Competing interests: The authors have declared that no competing interests exist.
Recognizing emotional distress in patients and anticipating emotional cues and concerns through affective communication is very important in clinical practice. This is even more so in the palliative phase, where the sometimes rapid and life-determining disease progression can raise existential questions and intense emotions . Addressing patients’ emotional responses by healthcare providers (HCPs) being empathic, reassuring and supportive is called ‘affective communication’ . During affective communication, HCPs should listen to patients’ concerns, provide comfort and encourage the physician-patient relationship . According to Neumann et al.  and supported by the studies of Jansen et al.  and Westendorp et al. , affective communication helps patients to discuss their concerns with their HCP and helps them make better healthcare decisions through enhancing information recall.
Patients with limited health literacy may face additional challenges as they are, in general, less familiar with medical concepts and professional jargon and ask fewer questions during physician-patient interactions . Health literacy is defined as ‘the knowledge, motivation and competences to access, understand, appraise, and apply health information to make judgments and take decisions in everyday life concerning healthcare, disease prevention and health promotion to maintain or improve quality of life throughout the course of life’ . In 2015, almost 48% of the European population had limited health literacy  and in 2019 it was estimated that 28.9% of the adult Dutch population had limited health literacy skills . Limited health literacy is predominantly observed in people with less than ten years of formal education and is also associated with lower socioeconomic status (SES) ; effectively meeting the emotional needs of these patients is therefore also a matter of health equity. Patients with limited health literacy often feel ashamed about not understanding information and this stops them asking for clarification and prevents active participation in the decision-making process [12, 13].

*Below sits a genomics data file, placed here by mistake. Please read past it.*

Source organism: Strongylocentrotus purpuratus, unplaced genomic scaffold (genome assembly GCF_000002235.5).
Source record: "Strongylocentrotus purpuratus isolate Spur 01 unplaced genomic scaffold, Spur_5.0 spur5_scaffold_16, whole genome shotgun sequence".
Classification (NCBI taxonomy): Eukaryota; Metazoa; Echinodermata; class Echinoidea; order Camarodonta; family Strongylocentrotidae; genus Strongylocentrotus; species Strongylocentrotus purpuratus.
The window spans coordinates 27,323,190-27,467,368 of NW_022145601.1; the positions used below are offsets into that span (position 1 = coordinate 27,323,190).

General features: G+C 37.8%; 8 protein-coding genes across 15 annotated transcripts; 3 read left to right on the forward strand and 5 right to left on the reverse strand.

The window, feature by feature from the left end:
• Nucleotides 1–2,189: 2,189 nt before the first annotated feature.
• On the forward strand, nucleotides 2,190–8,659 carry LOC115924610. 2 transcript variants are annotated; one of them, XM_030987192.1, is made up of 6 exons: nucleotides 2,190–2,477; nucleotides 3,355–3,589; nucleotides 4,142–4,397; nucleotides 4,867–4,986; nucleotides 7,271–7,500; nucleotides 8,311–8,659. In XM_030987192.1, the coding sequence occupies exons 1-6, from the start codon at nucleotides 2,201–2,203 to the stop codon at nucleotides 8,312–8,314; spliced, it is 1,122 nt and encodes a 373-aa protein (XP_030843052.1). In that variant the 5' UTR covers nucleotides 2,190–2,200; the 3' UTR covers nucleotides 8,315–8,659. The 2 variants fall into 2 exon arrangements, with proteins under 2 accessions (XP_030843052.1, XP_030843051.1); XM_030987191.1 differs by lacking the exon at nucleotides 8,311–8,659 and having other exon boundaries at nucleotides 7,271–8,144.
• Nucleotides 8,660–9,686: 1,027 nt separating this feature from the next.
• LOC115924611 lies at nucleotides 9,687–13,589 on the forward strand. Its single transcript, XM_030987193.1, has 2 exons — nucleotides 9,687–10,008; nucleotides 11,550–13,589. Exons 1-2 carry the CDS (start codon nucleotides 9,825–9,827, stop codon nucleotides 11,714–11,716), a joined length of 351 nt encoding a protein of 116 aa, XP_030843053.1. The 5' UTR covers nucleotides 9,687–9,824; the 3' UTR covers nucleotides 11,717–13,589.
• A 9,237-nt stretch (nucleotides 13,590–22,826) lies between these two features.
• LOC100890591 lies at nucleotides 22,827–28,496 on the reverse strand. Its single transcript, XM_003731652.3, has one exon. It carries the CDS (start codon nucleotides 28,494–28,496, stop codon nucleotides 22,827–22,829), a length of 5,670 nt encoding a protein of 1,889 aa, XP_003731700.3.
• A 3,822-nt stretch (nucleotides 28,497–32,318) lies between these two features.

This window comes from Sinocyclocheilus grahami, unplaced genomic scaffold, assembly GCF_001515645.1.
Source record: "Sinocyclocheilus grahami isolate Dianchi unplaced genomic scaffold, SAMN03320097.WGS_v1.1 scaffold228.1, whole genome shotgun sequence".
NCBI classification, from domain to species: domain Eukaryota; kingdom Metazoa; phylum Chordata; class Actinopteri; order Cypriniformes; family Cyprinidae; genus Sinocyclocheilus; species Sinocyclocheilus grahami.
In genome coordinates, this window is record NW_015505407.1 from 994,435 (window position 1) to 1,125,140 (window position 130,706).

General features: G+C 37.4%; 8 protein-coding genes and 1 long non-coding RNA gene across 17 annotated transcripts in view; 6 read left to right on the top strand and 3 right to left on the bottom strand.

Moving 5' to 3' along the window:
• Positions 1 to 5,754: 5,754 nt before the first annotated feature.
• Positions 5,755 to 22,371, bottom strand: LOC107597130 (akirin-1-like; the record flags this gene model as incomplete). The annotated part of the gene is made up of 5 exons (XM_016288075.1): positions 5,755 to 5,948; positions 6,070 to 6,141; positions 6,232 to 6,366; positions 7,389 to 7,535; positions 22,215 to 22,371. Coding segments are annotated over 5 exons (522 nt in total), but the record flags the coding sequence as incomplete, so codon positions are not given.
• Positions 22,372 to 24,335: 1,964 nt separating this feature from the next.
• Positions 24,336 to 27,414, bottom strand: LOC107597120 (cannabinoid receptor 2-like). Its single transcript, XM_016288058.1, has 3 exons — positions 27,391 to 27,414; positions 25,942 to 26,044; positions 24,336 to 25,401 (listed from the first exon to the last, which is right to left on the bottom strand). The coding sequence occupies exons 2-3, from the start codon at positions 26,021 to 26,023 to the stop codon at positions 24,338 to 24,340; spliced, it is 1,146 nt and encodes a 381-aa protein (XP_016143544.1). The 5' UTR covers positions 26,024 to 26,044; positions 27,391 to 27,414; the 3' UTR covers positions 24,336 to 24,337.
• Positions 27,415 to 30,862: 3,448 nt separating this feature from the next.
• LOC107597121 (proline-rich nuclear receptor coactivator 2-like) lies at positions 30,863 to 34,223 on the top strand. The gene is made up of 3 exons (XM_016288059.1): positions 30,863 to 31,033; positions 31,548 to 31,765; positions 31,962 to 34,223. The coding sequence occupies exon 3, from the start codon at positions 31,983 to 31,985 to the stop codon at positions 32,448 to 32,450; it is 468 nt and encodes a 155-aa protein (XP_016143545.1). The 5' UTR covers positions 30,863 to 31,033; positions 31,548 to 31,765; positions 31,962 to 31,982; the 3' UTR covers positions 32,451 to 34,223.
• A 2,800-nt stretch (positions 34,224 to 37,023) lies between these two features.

This study was conducted among patients with advanced lung cancer or COPD (chronic obstructive pulmonary disease), a population known for having a high prevalence of limited health literacy  and high rates of lifelong smoking [13–15]. The prevalence of COPD is higher among people with primary school as their highest level of education (13%) compared to people with a higher level of education (2%). Furthermore, COPD is more prevalent in people with low incomes (7%), compared to the highest income group (3%) . This makes this patient population particularly suitable and relevant for investigating limited health literacy.
Until now, research on affective communication with cancer patients focused predominantly on the curative phase, without considering health literacy [17, 18]. Indeed, the patient population with advanced lung cancer and/or COPD is often excluded from research in the palliative phase . This study addresses this gap by investigating the affective communication in the palliative phase between lung patients with limited health literacy and their HCPs. This study uses a validated approach using the Verona Coding Definitions of Emotional Sequences (VR-CoDES) , which is well-suited for assessing the emotional aspects of patient-provider communication. Researchers may use VR-CoDES-CC to label both explicit and subtle expressions (concerns and cues, respectively) of emotional distress . Recognizing and exploring such emotional cues and concerns is important because it lets patients express their feelings, enhances information recall and ultimately results in improved patient satisfaction and facilitates information recall in patients .